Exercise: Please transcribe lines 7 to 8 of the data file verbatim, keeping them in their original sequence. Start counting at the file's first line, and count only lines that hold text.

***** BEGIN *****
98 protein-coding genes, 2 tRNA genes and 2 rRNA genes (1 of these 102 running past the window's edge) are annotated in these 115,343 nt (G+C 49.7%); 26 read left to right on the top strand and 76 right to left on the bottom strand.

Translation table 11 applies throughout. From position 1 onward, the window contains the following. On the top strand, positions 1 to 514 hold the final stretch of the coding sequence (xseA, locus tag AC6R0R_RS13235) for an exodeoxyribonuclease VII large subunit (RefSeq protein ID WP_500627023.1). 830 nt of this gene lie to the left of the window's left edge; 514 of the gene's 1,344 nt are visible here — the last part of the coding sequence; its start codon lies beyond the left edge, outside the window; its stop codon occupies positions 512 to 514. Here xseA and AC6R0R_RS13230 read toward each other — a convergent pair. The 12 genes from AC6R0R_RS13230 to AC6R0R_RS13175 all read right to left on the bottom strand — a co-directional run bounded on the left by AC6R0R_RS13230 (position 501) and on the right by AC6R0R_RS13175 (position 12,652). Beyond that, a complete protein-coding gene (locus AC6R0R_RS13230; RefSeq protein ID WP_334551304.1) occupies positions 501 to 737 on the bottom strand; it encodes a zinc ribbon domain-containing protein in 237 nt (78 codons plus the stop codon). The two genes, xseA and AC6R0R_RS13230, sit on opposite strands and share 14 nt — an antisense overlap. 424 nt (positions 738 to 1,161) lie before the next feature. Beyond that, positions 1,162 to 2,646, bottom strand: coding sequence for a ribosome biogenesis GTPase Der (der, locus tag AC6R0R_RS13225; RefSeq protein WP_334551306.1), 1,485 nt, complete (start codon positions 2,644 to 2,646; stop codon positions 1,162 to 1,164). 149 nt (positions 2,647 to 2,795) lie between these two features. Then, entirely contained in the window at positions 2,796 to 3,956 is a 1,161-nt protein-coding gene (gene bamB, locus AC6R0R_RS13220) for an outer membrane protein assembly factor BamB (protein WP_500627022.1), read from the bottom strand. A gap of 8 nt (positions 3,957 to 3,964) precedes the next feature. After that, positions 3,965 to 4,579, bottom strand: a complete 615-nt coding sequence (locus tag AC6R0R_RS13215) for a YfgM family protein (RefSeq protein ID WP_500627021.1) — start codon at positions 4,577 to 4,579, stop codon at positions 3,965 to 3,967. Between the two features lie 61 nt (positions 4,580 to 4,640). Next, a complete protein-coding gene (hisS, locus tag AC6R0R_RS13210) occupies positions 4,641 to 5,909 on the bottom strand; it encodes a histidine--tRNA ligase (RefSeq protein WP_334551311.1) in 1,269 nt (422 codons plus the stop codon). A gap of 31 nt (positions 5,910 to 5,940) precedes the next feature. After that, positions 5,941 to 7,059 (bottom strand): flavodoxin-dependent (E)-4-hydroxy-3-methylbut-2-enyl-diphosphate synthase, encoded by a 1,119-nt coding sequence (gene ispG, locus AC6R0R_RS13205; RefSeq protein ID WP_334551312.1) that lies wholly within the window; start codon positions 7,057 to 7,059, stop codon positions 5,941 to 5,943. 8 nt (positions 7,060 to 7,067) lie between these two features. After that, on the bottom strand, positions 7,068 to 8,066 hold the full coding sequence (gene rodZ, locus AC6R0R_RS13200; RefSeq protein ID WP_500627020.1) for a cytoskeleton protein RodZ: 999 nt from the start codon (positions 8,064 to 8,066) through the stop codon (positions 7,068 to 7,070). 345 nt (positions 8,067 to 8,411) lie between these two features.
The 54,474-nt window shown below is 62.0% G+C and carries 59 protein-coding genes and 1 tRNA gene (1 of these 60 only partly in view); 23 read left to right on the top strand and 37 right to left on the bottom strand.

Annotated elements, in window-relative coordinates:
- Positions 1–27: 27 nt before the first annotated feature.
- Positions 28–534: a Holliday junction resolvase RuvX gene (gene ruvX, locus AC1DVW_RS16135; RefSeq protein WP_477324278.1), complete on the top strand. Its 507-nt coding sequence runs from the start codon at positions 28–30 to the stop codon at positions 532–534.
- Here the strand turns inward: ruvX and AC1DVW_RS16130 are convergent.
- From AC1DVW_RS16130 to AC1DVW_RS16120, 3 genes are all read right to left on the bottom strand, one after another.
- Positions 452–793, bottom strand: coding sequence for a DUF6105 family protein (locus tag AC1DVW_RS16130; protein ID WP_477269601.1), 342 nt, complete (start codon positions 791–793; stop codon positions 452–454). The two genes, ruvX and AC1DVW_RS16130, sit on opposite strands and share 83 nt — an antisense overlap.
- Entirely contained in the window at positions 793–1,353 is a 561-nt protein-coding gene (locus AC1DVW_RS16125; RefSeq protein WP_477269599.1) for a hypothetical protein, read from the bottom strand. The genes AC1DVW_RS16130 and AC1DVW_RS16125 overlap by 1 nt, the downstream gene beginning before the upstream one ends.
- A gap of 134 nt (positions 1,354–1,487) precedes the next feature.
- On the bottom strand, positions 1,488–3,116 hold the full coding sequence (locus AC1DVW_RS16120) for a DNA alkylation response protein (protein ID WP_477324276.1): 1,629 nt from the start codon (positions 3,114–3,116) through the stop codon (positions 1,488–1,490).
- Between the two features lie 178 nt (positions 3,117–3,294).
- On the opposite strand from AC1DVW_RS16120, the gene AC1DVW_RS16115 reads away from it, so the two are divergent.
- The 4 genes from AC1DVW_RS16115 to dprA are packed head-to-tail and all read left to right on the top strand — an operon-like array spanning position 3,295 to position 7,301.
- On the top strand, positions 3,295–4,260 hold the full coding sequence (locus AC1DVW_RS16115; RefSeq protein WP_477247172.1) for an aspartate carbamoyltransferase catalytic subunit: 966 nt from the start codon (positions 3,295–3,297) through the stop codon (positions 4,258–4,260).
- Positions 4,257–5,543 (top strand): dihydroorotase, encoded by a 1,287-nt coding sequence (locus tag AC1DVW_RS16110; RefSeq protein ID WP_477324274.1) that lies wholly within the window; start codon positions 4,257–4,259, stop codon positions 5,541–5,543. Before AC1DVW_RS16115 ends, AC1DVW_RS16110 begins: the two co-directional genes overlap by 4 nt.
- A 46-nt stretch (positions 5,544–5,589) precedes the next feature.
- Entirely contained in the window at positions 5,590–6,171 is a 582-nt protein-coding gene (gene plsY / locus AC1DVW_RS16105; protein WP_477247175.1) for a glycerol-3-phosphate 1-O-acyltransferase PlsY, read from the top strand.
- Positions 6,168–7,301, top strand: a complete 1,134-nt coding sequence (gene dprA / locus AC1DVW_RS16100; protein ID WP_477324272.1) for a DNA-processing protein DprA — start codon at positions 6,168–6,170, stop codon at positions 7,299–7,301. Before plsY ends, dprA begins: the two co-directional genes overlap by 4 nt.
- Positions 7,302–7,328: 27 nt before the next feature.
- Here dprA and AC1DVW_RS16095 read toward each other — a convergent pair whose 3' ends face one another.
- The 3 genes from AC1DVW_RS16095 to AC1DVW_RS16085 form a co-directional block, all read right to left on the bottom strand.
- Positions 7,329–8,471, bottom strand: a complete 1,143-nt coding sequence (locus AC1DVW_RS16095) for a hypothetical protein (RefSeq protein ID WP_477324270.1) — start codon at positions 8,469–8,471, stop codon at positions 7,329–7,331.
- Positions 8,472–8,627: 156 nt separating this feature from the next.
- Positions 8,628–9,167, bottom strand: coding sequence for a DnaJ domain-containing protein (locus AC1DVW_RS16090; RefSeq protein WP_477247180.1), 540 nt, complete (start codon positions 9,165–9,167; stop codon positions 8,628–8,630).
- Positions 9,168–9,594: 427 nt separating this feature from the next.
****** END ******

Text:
- Here the strand turns inward: ruvX and AC1DVW_RS16130 are convergent.
- From AC1DVW_RS16130 to AC1DVW_RS16120, 3 genes are all read right to left on the bottom strand, one after another.